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AMD Reveals Ryzen 4000, 'The Best' Processors For Ultrathin Laptops

'We wanted to be above that historical curve. We wanted to push the envelope,' AMD CEO Lisa Su says of the new high-performance laptop processors, which the chipmaker claims are faster than Intel's latest Ice Lake chips.

AMD revealed its third-generation Ryzen processors for laptops at CES 2020 on Monday, taking aim at Intel by calling Ryzen 4000 series "the best" processors for ultrathin laptops.

The Santa Clara, Calif.-based company said the new processors will start appearing in new laptops starting this quarter, with more than 100 designs promised for 2020 in consumer, commercial and content creation models. Among the first laptops revealed running the new mobile processors is Lenovo's new Yoga Slim 7, which is due out in April.

[Related: AMD's Xbox, PlayStation Work Led To A Big Security Feature In EPYC]

The chipmaker also revealed that its previously teased 64-core Ryzen Threadripper 3990X processor for the high-end desktop market will cost $3,990 and land Feb. 7. In addition, the company announced new SmartShift technology that will provide performance improvements when systems are running on AMD's client processors and discrete GPUs.

At a news conference at CES on Monday, AMD CEO Lisa Su said the laptop industry has largely been experiencing incremental improvements in performance and power efficiency, but that will change with the company's new Ryzen 4000 processors.

"We wanted to be above that historical curve. We wanted to push the envelope," she said.

Based on the same 7-nanometer Zen 2 architecture used for AMD's third-generation Ryzen desktop and second-generation EPYC server processors, AMD described the Ryzen 4000 series as a cross between "ultra high-performance" and "ultrathin portability."

This means eight cores and 16 threads in the top Ryzen 4000 SKUs, which will be split between three types: the U-series for ultrathin consumer laptops, the H-series for gaming and creator laptops and the Pro series for ultrathin commercial laptops.

At the top of the stack of the U-series is the AMD Ryzen 4800U, which comes with eight cores, 16 threads, up to 4.2GHz in boost frequency, a 1.7 GHz base frequency and eight Radeon GPU cores, all within a 15-watt thermal envelope that is needed for ultrathin laptops.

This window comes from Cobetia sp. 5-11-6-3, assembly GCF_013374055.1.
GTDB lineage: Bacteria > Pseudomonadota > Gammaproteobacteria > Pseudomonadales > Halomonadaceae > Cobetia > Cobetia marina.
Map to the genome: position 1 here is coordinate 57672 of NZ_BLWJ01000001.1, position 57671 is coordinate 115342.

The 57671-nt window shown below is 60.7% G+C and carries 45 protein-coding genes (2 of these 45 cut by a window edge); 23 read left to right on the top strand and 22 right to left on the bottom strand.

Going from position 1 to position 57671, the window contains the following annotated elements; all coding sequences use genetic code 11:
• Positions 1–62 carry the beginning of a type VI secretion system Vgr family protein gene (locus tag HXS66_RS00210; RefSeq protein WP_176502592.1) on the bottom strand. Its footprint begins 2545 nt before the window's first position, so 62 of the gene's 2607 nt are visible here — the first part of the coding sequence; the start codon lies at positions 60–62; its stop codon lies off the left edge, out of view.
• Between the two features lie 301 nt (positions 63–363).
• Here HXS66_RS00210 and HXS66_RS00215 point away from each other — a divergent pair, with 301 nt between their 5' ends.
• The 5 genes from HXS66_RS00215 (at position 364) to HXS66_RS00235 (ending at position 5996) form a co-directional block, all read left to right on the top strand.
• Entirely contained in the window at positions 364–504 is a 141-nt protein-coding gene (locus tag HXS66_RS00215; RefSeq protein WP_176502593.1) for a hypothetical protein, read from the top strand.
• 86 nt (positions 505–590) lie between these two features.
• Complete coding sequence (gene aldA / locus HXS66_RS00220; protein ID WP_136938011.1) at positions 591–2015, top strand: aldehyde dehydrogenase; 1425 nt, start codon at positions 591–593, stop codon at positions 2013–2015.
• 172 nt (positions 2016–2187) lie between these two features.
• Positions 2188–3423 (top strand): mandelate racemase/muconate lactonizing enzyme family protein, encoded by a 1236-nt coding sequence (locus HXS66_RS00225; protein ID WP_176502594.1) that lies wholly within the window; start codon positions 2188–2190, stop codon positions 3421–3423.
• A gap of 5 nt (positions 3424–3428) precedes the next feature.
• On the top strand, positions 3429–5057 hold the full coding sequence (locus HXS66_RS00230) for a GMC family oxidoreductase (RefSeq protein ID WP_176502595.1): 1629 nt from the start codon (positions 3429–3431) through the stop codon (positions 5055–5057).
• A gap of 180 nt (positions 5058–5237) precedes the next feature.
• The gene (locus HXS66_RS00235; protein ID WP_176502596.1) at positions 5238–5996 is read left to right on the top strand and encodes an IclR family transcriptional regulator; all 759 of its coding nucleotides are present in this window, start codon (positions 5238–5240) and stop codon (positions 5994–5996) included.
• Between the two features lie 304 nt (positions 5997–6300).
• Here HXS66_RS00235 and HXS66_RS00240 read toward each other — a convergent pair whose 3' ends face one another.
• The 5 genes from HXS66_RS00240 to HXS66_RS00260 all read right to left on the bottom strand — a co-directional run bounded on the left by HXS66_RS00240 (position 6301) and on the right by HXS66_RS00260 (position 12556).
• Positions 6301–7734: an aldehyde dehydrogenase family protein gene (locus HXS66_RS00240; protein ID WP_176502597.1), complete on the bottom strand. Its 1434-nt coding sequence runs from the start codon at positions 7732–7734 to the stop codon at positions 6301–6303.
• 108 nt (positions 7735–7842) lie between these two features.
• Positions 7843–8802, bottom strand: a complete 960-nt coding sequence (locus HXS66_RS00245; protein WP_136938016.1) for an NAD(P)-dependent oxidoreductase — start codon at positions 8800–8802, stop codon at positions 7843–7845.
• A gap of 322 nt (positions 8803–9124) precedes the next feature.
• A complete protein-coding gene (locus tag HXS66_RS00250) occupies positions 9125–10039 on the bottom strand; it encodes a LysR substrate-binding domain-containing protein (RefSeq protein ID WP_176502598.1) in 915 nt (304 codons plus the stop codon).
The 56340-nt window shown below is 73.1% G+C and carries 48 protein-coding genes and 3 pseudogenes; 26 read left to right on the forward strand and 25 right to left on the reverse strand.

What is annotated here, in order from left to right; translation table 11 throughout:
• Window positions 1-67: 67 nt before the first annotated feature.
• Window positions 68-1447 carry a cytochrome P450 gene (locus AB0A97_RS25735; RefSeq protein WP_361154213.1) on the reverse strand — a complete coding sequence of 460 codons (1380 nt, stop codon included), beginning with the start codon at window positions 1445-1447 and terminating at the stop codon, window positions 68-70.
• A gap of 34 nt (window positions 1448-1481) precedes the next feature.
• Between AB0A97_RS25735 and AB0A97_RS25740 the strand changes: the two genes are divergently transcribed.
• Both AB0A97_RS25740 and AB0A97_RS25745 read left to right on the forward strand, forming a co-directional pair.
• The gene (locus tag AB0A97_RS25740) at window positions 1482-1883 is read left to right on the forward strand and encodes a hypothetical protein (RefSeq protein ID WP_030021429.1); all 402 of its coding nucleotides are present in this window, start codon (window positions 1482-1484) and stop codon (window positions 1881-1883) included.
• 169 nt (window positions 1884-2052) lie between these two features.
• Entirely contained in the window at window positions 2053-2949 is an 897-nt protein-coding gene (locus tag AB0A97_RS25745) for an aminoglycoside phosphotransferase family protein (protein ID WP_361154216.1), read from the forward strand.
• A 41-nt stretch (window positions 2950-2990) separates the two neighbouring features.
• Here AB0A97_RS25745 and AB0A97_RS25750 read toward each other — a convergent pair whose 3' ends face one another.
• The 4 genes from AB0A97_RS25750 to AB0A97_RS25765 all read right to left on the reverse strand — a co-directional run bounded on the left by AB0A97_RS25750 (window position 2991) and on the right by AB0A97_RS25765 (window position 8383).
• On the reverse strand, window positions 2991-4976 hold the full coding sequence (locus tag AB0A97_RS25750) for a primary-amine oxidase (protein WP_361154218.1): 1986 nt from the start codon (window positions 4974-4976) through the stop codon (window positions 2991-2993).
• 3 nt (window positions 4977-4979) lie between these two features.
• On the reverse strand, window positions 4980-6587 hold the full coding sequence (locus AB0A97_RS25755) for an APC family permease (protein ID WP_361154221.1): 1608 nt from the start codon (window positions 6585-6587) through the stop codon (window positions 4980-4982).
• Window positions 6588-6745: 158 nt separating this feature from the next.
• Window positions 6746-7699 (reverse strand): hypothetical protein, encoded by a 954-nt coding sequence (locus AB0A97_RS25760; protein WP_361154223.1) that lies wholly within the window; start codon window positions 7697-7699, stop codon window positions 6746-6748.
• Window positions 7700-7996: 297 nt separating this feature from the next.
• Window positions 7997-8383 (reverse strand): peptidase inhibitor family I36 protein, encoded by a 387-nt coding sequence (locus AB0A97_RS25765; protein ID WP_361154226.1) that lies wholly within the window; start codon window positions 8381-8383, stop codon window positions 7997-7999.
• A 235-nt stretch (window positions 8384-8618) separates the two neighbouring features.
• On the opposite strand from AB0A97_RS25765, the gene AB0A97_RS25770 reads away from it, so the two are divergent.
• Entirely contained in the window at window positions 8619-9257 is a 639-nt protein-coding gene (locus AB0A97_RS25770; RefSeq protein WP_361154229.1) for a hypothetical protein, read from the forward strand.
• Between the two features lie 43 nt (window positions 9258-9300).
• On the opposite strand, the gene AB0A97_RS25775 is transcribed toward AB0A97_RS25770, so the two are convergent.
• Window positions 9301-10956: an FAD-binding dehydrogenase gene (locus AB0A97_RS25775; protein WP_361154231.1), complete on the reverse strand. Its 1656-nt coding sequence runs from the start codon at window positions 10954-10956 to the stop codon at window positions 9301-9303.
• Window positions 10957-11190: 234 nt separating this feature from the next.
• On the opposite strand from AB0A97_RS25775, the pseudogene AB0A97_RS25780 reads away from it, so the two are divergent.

Compared to Intel's 10th-generation Core i7-1065G7 Ice Lake processor, Su said benchmark data shows that the Ryzen 4800U provides 4 percent better performance in single-threaded performance, 90 percent better multi-threaded performance and 28 percent better graphics performance.

AMD also showed that the Ryzen 4800U provides double-digit performance improvements over Intel's Core i7-1065G7 across a variety of content creation benchmarks and applications, with gains reaching as high as 49 percent.

"When I say it's simply the best laptop processor that's been built, I think we've show it in these numbers," she said.

For the H-series, the top processor is the Ryzen 7 4800U, which comes with eight cores, 16 threads, up to 4.2 GHz in boost frequency and a 2.9GHz base frequency within a 45-watt envelope.

Frank Azor, the Alienware co-founder who is now AMD's chief architect of gaming solutions, said the new H-series processors bring "desktop caliber performance" in a mobile form factor.

AMD's new reveals come after the chipmaker launched its first 7nm processors for client computers and servers last year with the third-generation Ryzen and second-generation EPYC Rome.

As the only chipmaker with both x86 processors and discrete GPUs on the market, AMD is making an increasingly bigger deal about the benefits of its components together, which the company made clear with its new SmartShift technology. In November, AMD data center executive Scott Aylor told CRN that the company is planning to create tighter integration between EPYC and its Radeon server CPUs in the future, release-wise and architecturally.

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